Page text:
Phytolon, an Israel based startup leveraging a proprietary, fermentation-based technology for the production of plant-based food colours completed a $4.1 million funding round led by Millenium Food-Tech, EIT Food, Consensus Business Group, The Trendlines Group, Israel Innovation Authority and Yossi Ackerman.
Founded in 2018, Phytolon utilises current scientific advancements to bring biotechnology-based, natural, high-quality food-colorants to the market in a cost-effective manner for the benefit of better human health and environmental sustainability.
“This round will enable us to reach he market with our healthy and sustainable food colors that offer a high quality and cost-efficient solution to the food industry. The new round will also promote our collaborations with our potential clients, with whom we have been in communications during the past year and a half.”Dr. Halim Jubran, CEO, Phytolon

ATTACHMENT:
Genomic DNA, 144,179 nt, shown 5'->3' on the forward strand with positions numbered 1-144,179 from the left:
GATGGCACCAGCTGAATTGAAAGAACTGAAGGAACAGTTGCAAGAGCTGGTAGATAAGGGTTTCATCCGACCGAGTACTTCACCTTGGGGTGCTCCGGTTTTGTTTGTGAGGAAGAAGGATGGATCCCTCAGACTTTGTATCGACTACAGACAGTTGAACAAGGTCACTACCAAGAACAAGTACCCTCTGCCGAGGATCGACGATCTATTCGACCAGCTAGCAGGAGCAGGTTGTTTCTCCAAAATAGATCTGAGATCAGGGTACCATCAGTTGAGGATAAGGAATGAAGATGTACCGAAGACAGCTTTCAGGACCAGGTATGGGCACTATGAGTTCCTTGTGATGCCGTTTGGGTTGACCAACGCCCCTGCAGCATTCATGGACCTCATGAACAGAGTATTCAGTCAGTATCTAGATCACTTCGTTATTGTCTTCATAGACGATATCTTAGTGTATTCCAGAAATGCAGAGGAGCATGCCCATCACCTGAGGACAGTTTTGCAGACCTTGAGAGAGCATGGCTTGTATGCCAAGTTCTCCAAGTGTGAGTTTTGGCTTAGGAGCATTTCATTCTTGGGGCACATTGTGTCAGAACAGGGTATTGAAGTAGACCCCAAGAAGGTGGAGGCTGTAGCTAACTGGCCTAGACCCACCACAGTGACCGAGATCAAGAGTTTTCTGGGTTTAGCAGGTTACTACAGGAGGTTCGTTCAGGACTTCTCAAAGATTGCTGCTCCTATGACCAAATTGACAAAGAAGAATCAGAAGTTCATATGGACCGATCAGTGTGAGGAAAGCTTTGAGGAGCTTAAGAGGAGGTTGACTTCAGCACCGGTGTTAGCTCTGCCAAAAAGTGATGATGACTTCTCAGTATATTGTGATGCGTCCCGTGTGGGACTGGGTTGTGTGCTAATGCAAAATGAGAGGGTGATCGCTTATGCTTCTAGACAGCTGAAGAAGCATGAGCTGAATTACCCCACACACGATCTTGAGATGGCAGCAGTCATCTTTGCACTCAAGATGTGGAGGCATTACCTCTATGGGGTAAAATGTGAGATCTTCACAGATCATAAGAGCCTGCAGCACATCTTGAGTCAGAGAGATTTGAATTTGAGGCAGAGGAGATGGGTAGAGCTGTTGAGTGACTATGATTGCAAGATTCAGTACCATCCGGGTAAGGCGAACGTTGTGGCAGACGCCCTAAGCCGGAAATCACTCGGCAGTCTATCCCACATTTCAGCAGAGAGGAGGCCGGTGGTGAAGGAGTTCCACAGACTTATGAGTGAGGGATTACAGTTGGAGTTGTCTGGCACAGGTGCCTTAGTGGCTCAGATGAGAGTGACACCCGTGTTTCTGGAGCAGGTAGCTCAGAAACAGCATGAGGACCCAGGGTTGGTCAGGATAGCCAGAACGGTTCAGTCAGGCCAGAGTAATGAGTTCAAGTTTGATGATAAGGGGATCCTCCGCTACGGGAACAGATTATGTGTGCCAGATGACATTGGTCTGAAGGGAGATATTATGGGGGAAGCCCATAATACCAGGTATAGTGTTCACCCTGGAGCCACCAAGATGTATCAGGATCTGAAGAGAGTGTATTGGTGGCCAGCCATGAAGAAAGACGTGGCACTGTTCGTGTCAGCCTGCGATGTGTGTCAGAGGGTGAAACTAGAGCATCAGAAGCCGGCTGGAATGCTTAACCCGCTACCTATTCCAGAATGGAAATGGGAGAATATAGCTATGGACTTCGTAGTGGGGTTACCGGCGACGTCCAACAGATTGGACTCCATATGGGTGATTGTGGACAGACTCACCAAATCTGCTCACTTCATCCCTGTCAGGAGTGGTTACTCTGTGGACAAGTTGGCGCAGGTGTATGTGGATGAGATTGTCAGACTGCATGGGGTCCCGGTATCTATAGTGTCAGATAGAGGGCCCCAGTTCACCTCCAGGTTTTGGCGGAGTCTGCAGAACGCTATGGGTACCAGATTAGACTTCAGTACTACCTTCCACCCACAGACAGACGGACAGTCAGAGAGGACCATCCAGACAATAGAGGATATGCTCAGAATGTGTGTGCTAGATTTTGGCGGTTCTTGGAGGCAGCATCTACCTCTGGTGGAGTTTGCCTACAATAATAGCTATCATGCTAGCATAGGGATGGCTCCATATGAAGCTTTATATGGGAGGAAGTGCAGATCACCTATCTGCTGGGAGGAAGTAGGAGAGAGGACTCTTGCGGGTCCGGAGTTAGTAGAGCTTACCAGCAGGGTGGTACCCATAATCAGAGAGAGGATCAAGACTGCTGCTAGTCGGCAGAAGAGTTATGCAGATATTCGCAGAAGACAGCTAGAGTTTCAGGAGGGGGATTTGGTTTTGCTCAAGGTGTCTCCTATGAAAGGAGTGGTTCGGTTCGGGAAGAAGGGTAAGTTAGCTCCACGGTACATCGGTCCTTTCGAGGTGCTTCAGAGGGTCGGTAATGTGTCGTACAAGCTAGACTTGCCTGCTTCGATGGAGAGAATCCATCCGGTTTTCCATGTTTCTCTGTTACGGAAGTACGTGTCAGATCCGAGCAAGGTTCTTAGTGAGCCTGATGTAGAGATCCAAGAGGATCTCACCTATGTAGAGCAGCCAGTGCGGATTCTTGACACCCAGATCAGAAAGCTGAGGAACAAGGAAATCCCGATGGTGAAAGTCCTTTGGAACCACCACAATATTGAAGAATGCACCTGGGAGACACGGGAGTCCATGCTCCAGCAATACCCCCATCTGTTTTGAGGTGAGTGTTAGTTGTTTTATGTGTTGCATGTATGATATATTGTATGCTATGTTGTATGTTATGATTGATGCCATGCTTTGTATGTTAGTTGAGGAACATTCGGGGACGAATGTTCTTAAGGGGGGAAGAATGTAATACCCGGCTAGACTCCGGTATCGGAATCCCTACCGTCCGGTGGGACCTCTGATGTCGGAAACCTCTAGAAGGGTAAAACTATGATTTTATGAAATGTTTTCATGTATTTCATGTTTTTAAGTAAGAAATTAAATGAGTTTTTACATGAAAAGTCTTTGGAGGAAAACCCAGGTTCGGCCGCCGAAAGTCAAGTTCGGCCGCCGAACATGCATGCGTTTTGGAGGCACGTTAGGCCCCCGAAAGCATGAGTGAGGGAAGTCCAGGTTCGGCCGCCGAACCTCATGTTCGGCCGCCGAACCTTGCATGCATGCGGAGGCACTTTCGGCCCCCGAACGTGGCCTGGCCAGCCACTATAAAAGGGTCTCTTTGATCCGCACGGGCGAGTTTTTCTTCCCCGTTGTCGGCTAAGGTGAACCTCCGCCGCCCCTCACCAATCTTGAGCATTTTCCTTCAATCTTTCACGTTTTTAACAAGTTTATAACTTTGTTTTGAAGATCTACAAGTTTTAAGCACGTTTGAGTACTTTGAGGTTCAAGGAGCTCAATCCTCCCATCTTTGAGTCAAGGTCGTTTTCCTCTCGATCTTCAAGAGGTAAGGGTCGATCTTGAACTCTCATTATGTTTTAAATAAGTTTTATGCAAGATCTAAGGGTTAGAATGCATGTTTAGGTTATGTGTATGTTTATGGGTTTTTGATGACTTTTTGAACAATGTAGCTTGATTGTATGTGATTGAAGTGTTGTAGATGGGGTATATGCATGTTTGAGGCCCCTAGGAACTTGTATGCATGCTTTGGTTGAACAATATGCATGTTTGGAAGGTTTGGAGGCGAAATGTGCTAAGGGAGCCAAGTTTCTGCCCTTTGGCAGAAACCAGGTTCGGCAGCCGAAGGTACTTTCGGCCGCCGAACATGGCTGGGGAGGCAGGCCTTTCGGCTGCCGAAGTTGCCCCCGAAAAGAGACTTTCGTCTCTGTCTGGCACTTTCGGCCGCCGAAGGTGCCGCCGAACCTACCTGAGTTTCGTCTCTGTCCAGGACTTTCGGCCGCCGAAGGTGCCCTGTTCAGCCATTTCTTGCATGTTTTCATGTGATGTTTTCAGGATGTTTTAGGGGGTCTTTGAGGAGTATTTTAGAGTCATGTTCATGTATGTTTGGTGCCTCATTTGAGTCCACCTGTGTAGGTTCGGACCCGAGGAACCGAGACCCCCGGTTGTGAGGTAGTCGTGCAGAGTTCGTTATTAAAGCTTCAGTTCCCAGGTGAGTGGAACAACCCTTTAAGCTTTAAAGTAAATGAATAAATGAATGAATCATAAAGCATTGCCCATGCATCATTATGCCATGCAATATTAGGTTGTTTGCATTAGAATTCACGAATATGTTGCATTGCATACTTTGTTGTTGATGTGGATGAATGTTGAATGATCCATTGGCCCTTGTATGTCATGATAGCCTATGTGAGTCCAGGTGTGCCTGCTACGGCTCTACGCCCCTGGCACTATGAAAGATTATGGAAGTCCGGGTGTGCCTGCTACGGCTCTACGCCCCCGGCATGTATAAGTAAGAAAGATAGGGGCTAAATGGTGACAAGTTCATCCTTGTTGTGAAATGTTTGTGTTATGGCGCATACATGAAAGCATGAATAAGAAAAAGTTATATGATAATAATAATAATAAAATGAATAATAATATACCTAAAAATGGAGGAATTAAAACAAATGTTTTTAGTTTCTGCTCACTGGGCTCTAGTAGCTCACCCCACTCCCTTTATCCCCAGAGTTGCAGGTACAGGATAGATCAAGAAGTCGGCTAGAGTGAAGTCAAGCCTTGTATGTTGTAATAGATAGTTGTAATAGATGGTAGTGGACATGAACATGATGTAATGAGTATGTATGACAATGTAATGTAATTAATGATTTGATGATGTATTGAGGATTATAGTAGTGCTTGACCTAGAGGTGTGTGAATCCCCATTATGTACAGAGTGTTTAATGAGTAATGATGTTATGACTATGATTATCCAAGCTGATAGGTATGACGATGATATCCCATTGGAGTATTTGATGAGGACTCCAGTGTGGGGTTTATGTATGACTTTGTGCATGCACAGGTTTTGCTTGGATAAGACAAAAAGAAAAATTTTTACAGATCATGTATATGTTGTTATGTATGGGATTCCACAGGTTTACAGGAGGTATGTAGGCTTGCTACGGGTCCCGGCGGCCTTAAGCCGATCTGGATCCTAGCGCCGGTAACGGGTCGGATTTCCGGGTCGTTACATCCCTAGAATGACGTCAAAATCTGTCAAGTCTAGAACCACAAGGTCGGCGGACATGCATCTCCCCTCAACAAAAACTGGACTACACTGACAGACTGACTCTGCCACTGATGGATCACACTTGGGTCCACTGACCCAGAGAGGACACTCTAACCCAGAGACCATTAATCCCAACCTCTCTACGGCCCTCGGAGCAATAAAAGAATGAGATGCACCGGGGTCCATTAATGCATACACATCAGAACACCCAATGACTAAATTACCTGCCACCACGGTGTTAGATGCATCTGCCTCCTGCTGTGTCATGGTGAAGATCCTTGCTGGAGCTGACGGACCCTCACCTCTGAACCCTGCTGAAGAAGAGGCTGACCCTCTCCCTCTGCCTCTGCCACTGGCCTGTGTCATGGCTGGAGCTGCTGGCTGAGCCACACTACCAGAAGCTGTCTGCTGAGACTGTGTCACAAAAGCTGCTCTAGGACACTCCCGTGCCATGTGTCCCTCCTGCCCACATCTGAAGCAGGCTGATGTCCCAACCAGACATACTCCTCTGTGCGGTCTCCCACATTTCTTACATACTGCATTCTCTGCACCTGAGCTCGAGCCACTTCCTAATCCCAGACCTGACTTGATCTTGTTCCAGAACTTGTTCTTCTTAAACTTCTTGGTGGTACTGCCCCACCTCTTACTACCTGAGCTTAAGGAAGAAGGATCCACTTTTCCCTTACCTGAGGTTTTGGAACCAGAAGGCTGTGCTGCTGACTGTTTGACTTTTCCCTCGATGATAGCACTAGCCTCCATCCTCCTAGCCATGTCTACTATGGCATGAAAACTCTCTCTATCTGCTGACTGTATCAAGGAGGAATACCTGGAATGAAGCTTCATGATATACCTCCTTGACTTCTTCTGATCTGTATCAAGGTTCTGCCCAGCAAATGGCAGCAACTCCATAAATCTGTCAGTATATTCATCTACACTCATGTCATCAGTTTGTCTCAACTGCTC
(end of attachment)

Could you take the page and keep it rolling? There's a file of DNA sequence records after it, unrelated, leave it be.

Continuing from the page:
Phytolon’s technology exploits the quality and benefits of betalains, a class of pigments found in plants, combined with the development of a novel technology for the reliable and cost-effective production of a wide range of betalain-based colors. This technology is based on many years of leading research and groundbreaking inventions in the fields of plant metabolomics, genetics, and biochemistry, conducted and achieved by a research group from Israel’s Weizmann Institute of Science.
Consumers are demanding natural substitutions to replace harmful artificial food colours currently used, and the industry is seeking new solutions that comply with consumer needs, and also meet the industry’s stringent requirements. As per estimates, more than half of the current $2.8 b food colorant market is made up of natural options.
Phytolon is uniquely positioned to meet the current challenges by producing natural, healthy and cost-effective food colorants, leveraging proprietary production technology licensed from the Israel’s Weizmann Institute of Science. Phytolon’s products are well suited for various food applications in terms of both cost and stability.
Read more at Phytolon